Tuesday, December 11, 2012

The Gems of Junk Wax, Pt. 51: 1988 Fleer #582 Tim Flannery

Some of you might be wondering why it took me fifty-one posts to get to this particular card.

I can't say I'd blame you for thinking that, though.

It's definitely one of my top ten or fifteen favorite "junk wax" issues. And, in a perfect world, this would've been one of the first cards I "inducted" into this theme.

There was only one problem.

I simply couldn't find it.

I distinctly remember reveling in this card as a young collector. It was one of the more cherished cards of my collection.

Yet, as I gradually started to move my cards into binders, this one must've gotten lost in the shuffle. Because Mr. Flannery isn't a part of my "binder club", his '88 Fleer issue probably got mixed in with all my other extras.

The "rubble", as I like to call it.

I have mounds and mounds of extra cards I've accumulated all around my room. There'd be no hope in finding one, single card amongst all of it. A few brief "digs" for the Flannery came up empty.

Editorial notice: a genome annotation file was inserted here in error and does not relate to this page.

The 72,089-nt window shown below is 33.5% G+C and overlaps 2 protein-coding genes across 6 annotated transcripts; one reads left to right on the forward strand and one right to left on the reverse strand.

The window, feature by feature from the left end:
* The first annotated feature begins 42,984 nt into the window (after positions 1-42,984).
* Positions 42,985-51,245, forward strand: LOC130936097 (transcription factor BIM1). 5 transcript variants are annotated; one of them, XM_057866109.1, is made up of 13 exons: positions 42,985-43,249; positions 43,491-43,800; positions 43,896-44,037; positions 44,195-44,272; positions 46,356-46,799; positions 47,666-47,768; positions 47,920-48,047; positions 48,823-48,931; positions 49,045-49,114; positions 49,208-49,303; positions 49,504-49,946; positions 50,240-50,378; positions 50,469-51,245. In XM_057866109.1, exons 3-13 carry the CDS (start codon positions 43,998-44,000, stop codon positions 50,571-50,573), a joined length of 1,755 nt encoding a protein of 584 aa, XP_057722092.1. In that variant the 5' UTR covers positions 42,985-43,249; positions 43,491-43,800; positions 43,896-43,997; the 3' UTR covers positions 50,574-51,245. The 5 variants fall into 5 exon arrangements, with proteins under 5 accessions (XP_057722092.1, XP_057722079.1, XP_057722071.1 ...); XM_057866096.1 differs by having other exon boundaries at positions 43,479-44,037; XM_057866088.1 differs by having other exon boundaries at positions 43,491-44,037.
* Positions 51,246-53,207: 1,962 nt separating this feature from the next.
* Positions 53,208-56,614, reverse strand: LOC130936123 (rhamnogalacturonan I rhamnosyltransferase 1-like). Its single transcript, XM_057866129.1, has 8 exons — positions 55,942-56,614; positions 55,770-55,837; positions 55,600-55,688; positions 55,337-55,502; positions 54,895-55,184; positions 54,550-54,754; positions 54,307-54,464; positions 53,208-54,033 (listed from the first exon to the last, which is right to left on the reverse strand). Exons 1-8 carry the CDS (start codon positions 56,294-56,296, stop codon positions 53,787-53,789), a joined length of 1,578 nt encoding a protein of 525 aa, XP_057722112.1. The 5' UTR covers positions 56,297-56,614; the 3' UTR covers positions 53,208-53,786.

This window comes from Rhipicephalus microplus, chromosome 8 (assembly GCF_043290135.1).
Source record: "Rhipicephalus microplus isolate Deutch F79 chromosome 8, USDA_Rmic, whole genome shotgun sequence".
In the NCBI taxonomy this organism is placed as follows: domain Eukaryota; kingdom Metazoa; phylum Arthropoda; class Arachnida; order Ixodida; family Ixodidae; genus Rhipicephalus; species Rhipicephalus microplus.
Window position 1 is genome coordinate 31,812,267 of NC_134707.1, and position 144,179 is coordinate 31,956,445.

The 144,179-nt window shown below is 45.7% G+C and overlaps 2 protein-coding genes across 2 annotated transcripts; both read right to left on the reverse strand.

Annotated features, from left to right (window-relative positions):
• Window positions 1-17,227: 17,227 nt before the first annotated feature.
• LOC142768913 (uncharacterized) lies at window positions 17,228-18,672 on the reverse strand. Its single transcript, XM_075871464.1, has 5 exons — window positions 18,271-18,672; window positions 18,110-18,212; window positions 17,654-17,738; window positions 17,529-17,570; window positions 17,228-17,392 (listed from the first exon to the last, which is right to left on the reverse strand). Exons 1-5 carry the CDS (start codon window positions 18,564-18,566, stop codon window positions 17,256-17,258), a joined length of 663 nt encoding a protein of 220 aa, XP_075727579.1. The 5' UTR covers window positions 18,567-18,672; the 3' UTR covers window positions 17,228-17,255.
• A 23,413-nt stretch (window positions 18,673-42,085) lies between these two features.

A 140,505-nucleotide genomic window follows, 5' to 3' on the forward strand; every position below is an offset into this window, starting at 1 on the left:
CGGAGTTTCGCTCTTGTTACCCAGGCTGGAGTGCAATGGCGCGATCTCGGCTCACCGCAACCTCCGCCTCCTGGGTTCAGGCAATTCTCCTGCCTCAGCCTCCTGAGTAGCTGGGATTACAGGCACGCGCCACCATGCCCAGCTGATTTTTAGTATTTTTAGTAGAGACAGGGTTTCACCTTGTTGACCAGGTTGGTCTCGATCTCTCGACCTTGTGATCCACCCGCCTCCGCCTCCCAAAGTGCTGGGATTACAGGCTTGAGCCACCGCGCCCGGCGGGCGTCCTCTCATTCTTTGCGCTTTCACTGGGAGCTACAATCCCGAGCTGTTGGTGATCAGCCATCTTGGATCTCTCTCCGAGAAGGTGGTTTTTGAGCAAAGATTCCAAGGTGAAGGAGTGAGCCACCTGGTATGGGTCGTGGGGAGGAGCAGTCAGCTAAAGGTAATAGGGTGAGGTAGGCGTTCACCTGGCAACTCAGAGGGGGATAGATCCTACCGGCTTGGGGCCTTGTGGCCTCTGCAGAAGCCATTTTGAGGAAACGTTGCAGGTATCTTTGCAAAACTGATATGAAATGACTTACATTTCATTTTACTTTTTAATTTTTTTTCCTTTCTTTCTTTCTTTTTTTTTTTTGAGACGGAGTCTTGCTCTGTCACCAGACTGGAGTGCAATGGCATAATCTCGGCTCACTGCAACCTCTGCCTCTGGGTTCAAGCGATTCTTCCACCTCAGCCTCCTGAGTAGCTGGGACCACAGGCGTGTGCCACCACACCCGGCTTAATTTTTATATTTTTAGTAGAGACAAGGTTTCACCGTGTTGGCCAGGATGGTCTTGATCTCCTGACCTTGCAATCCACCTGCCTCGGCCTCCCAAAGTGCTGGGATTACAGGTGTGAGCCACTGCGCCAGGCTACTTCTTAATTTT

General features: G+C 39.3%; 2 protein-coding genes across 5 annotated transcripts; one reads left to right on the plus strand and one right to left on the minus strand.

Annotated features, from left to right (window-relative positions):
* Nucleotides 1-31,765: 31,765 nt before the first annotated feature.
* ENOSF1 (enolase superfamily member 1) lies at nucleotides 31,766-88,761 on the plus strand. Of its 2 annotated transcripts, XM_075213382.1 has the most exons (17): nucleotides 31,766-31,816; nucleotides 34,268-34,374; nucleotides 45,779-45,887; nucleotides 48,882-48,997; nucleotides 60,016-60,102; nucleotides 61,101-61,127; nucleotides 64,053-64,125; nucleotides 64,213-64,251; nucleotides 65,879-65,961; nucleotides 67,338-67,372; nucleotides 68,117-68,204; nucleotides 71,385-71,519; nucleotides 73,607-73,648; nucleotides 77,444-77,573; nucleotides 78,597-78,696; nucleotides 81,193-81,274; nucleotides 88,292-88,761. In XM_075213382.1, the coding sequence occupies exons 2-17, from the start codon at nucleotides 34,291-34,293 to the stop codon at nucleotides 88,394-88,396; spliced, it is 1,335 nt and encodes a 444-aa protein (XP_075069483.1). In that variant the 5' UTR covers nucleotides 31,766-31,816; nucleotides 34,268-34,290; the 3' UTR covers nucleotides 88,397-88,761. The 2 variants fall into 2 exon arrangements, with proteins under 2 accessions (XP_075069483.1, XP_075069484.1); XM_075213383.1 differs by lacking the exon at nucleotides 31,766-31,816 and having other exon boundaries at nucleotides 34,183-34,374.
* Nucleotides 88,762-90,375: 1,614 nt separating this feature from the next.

With all that being said, you can imagine how ecstatic I was to see it fall out of a recent trade package.

Blogger hiflew included this one with all the other terrific "surprise" cards he sent me a couple weeks ago.

After holding it in my hands for a few seconds, I just couldn't stop smiling.

It was almost like "reclaiming" a small piece of my childhood.

As a kid, I was fascinated by the surfboard/baseball card combination. It was certainly an odd, yet terrific, idea on Fleer's part.

Even today, I still can't get over just how much of an "odd couple" it really is.

Of course, that's what makes it great.

Strictly in terms of photography, I actually like the other "surfboard" card I own a bit better. The background is much more appropriate to the whole "beach" theme.

Still, that one wouldn't have even been possible without the efforts of Tim Flannery.

In an era of unflattering close-ups and fairly bland designs, Flannery was one of the first to break the mold.

There's not a bat, ball, glove, or any other piece of baseball equipment on this card.

Just a surfboard.

It was one of the first times we got to see a ballplayer outside the white lines.

This card is definitely one of the "faces" of the overproduction era for that exact reason. It was among the first true "gems of junk wax" collectors would see.

And now, it's finally back into my collection.

I couldn't be much happier.

1 comment:

Whitehorse said...

One of the first cards i saw highlighting this set and it came out of the first pack I opened that year. Still love it.